AN ULTRA-radical Muslim group banned in many countries will promote support for an Islamic superstate in a seminar in Australia this month.

Christian critics claim that the seminar, to be conducted by the group Hizb ut-Tahrir, will be a recruiting ground for extremists.

Hizb ut-Tahrir believes that the caliphate — a part of the world under Muslim rule that, at its peak, ran from Spain to Iran and beyond — is about to be re-established.

Hizb ut-Tahrir is banned in Britain, Germany, the Netherlands, Russia and most Muslim countries in the Middle East because of alleged links to terrorism, including the bombers behind the 2005 London attacks.

It is not banned in Australia but is controversial because it opposes democracy and Muslim integration, has tried to recruit young Muslims and ran a lecture last year titled "Israel is an illegal state that Muslims will never accept".

A promotional video for the January 27 Sydney conference on the internet site claims the world was "plunged into darkness" on March 3, 1924, the date when Turkish leader Kemal Ataturk ended the Ottoman caliphate.

"The consequences were unimaginable: death, destruction, chaos, exploitation. After 80 years of the absence of the khilafate (caliphate) the Muslim world has awakened from its slumber, and the umma (the community of all the world's Muslims) is ready to resume its political destiny," the video says.

"From the darkness will emerge a new light."

Some observers have expressed fears that the conference will be used to radicalise Muslims in Australia and recruit extremists.

A spokesman for federal Attorney-General Philip Ruddock said group members would have to be careful about what they said at the conference and remember that Australia was a harmonious society.

Melbourne Anglican minister Mark Durie, author of a book comparing Islam and Christianity, said in a widely distributed email: "If we wake up in 10 years' time and wonder what went wrong, historians who are able to look back and analyse the rise of radical Islam in Australia will identify events such as this conference as part of the answer."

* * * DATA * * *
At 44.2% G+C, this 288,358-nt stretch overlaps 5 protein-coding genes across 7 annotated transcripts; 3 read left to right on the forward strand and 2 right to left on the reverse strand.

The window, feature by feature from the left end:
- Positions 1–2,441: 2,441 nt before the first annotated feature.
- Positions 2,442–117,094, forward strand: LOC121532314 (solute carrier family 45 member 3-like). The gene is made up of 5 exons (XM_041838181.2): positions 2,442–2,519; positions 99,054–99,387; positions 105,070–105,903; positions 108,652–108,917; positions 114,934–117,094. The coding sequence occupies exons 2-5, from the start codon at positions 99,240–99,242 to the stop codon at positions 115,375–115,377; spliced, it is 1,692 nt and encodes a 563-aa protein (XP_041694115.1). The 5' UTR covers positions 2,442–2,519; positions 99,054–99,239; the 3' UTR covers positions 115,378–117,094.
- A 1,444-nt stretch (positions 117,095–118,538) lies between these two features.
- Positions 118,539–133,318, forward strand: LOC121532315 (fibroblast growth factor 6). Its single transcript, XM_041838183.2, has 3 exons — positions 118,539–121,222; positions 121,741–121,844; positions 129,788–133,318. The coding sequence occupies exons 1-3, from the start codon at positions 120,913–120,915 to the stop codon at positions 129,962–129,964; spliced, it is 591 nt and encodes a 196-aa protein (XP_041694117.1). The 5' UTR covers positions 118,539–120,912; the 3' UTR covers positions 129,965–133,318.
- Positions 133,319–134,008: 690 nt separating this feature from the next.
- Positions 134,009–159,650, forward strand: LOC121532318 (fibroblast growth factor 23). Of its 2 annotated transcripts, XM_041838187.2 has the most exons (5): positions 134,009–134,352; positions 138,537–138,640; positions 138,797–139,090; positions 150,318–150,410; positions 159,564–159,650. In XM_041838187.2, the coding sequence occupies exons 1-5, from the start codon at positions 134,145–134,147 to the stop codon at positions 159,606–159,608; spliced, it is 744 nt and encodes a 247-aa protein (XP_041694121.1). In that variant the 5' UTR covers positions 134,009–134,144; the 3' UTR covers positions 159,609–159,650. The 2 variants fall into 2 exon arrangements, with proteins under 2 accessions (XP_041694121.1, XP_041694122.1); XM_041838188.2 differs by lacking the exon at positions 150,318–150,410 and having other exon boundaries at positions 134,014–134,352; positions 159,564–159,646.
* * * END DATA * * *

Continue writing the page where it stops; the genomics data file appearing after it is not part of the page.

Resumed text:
Dr Durie said yesterday Hizb ut-Tahrir was a major world force for radical political Islam, with links to terrorist groups such as the Muslim Brotherhood, and had strategies for Australia. He said the purpose of the conference was to "inspire and mobilise Muslims to establish Islamic government in the medieval model of sharia law with no concession to other principles such as democracy or human rights".

"They want to legitimise the caliphate as a political aspiration."

Hizb ut-Tahrir spokesman Wassim Doureihi said the purpose was to highlight the reality of political struggle in the Muslim world and the obligations of Muslims in Australia to raise these issues, and to raise awareness of the caliphate.

"The caliphate is a political reality. It's imminent. There is a burgeoning Islamic revival, and it's only a matter of time before the caliphate is a state," he said.

Asked if he wanted sharia in Australia, Mr Doureihi said yes, by peaceful means.

"Islam is universal. The caliphate would be a role model for the rest of the world."

Mr Doureihi said Hizb ut-Tahrir sought to win hearts and minds but denied that the group in Australia was shadowy or extremist, saying non-Muslims were welcome at the conference.

He said the conference was a forum to discuss concerns and misconceptions and there was nothing extremist about noting the Muslim world's plight or advocating peaceful change.